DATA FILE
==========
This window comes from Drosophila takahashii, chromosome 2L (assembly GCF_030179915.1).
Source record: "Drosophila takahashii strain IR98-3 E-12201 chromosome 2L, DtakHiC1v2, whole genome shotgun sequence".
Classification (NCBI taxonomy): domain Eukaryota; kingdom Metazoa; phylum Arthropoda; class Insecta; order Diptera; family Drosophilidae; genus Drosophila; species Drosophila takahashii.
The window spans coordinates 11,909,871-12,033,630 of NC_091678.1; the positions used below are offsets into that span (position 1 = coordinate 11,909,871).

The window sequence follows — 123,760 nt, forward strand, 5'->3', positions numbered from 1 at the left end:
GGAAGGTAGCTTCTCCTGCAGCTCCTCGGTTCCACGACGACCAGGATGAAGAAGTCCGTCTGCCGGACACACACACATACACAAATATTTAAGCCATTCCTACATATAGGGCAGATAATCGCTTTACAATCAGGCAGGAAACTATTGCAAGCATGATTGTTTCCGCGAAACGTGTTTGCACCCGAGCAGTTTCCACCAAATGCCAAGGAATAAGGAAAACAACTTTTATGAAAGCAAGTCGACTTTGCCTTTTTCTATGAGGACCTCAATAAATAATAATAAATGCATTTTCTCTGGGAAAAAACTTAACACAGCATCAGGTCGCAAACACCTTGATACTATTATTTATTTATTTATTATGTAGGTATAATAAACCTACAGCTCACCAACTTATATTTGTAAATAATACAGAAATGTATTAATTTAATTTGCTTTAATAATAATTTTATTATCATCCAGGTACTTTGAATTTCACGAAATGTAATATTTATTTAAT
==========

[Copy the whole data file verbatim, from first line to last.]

This window comes from Drosophila takahashii, chromosome 2L (assembly GCF_030179915.1).
Source record: "Drosophila takahashii strain IR98-3 E-12201 chromosome 2L, DtakHiC1v2, whole genome shotgun sequence".
Classification (NCBI taxonomy): domain Eukaryota; kingdom Metazoa; phylum Arthropoda; class Insecta; order Diptera; family Drosophilidae; genus Drosophila; species Drosophila takahashii.
The window spans coordinates 11,909,871-12,033,630 of NC_091678.1; the positions used below are offsets into that span (position 1 = coordinate 11,909,871).

The window sequence follows — 123,760 nt, forward strand, 5'->3', positions numbered from 1 at the left end:
GGAAGGTAGCTTCTCCTGCAGCTCCTCGGTTCCACGACGACCAGGATGAAGAAGTCCGTCTGCCGGACACACACACATACACAAATATTTAAGCCATTCCTACATATAGGGCAGATAATCGCTTTACAATCAGGCAGGAAACTATTGCAAGCATGATTGTTTCCGCGAAACGTGTTTGCACCCGAGCAGTTTCCACCAAATGCCAAGGAATAAGGAAAACAACTTTTATGAAAGCAAGTCGACTTTGCCTTTTTCTATGAGGACCTCAATAAATAATAATAAATGCATTTTCTCTGGGAAAAAACTTAACACAGCATCAGGTCGCAAACACCTTGATACTATTATTTATTTATTTATTATGTAGGTATAATAAACCTACAGCTCACCAACTTATATTTGTAAATAATACAGAAATGTATTAATTTAATTTGCTTTAATAATAATTTTATTATCATCCAGGTACTTTGAATTTCACGAAATGTAATATTTATTTAAT